The Beauty of Land Development: Part IV

Show Me the Money


Generally speaking, there are two kinds of funds for the equity portion of your deal, partnership interests and loans. Obviously, a partner is someone that will provide cash or a balance sheet for a piece of the deal. Partners come in many “colors,” those that bring other benefits to the deal and those that only put cash or a balance sheet in and do nothing else. Personally, I prefer the partner that you can brainstorm with. My friend and a partner in many deals, past S.E.C. President, Ted Blank is such a partner. Ted has one of the most creative minds in the S.E.C.. The sessions the two of us have had are legend, mostly because of Ted’s ideas. Another S.E.C., Daryl McCullough, is known to be skilled in analysis. And I would be remiss if I didn’t mention some of the legends like Jack Hunt and Colby Sandlian. Both past presidents, Jack and Colby are known to be able to analyze a deal on a napkin. My point here is not to brag about the skills of the S.E.C.. I would like to leave you with the idea that many times what you give away in ownership is worth every bit of that share in structuring the deal to make it more productive.

Many people ignore hard money lenders for the equity portion of the deal. Don’t be too quick to dismiss hard money lenders. If your deal is good enough and you have done your homework, a 12% or even an 18% loan might be cheaper than a partner in the long run. If a “sponsor” already knows the deal and has the next leg in place (tenants or partial sale of the property for instance), it might be more economical to “bridge the equity gap” with a loan instead of giving a part of the deal away. Just be careful. If your pro forma is off just by just a little, you could lose all your blood, sweat and hard work to a lender that has no choice but to protect his interests by foreclosure.

And then there is the bank or seller financing for the remaining portion of the deal, usually about 70% – 80%. I find seller financing on land to be easy to get in a lot of our deals. Seller financing has its advantages and it downsides also. One advantage is no personal liability on seller financed debt in most instances. The downside is a shorter term. Bank financing almost always carries personal liability. I hate signing personally but it is usually required. None of my bank lenders have been willing to provide financing without personal liability over the last many years. The 1980’s taught them well.


Let’s think out of the box. The ways to fund the deal mentioned above are most often used, especially in markets like we have now where Cash is King. But what is going to happen when interest rates go up and the banks start refusing to participate in the more risky deals? Let’s consider a few of our other options.

1. OPTIONS – Speaking of other options, consider the Option, Jack Hunt’s favorite way to control property without buying it. Jack has used options for many years to have the right to lease, develop or even sell real property without going through the expense of buying it before his idea is proven. And what will an owner think when you tell him that his option payments are tax free until the option is either exercised or dropped? Try telling the seller that you will pay for the upkeep, taxes, etc. during the time you have the property tied up. An earnest money contract is nothing more than an option contract anyway.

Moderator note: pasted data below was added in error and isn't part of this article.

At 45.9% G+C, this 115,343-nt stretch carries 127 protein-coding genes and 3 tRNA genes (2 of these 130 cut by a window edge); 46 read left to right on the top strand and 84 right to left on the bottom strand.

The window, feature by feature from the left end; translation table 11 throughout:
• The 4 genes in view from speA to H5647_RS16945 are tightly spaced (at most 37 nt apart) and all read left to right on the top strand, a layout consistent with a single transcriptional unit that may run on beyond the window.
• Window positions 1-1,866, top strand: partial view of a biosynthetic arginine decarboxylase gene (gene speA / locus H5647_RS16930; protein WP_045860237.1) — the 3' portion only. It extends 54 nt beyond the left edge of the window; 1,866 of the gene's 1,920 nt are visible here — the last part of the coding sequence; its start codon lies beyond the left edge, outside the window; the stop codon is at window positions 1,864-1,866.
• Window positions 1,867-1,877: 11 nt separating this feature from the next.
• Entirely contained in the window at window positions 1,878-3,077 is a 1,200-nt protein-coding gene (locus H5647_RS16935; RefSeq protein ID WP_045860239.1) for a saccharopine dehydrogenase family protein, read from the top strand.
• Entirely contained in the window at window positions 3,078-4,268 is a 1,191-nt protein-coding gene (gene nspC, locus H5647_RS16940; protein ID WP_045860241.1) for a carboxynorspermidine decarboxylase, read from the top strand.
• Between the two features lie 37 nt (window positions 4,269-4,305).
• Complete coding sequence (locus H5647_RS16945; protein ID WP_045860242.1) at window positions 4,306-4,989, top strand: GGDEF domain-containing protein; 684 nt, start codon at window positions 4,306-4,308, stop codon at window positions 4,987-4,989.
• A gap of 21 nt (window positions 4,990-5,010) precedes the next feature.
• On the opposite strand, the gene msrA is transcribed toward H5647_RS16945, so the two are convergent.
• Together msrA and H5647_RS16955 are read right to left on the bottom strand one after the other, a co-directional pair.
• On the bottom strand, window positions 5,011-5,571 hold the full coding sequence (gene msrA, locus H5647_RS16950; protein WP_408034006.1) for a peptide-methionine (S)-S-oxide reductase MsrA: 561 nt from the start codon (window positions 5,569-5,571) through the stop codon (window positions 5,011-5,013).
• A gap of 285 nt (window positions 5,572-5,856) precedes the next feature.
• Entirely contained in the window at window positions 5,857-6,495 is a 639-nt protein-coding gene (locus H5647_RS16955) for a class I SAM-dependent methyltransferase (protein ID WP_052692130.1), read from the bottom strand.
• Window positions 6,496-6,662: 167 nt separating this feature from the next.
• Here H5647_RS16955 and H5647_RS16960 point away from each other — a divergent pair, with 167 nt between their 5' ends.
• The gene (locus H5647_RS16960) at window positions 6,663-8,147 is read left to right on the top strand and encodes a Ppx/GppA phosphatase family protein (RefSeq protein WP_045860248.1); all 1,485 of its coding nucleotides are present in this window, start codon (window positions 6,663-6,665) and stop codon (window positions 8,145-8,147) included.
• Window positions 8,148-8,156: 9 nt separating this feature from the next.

2. MASTER LEASE WITH AN OPTION TO PURCHASE – The property has experienced a big vacancy (do you have any big box retail stores like Winn Dixie or K Marts in your area) and the owner is sick of the property, he just wants to get out from under it but no one wants to buy it. Would he make you a long term lease with an option to purchase? Make certain that he understands that you are going to make some improvements to the property like subdivision of the space. Properly document how tenant improvements will be approved. It is funny how these guys can fall back in love with the property once you are making it a viable income deal again. Consider filing a memorandum of record to protect yourself.

3. SELL THE NOTE – Get your owner to agree to an installment sale and then take his note to the secondary market to cash him out. Have this pre-arranged.

4. CROSS COLLATERALIZE THE DEAL – Your seller wants cash but all you have is a free and clear property you don’t want to sell or trade. Would the seller take the other property you own as additional collateral to allow you to have control, either on a seller financed or option basis?

5. JOINT VENTURE WITH SELLER – The seller is of the age where he doesn’t need any additional work to do. Maybe he is retired and doesn’t want to manage the property any longer. Strike a deal with him to allow you to come in with your blood and sweat equity to own a part of the deal. Your incentive is that if you do not improve the property, you do not get paid. His incentive is that he can travel or whatever he wants to do and doesn’t have to worry about the day to day management.

6. CONTROL THE DEAL, SELL THE LAND, KEEP THE IMPROVEMENTS – Most of us would say that a good land lease is very desirable. You want to buy a retail strip with a sales price of $1 million. You don’t have the 25% equity. Put the deal under contract, find a buyer for the dirt and fund the equity with the sale of the land. Make it a sale/buy back at a stated price and then with the center is up and running, refinance and buy back the land. What if you had to pay the entity that bought the land a 15% per year guaranteed rate? Well, what if you did? It is cheap if your idea is a good one. There is a lot of 1031 money chasing deals at far less than 15%.

There are no limits to the ways to fund the equity on deals. Chuck Sutherland teaches a one day course on Formulas. Past president Virgil Opfer wrote a book on the subject.


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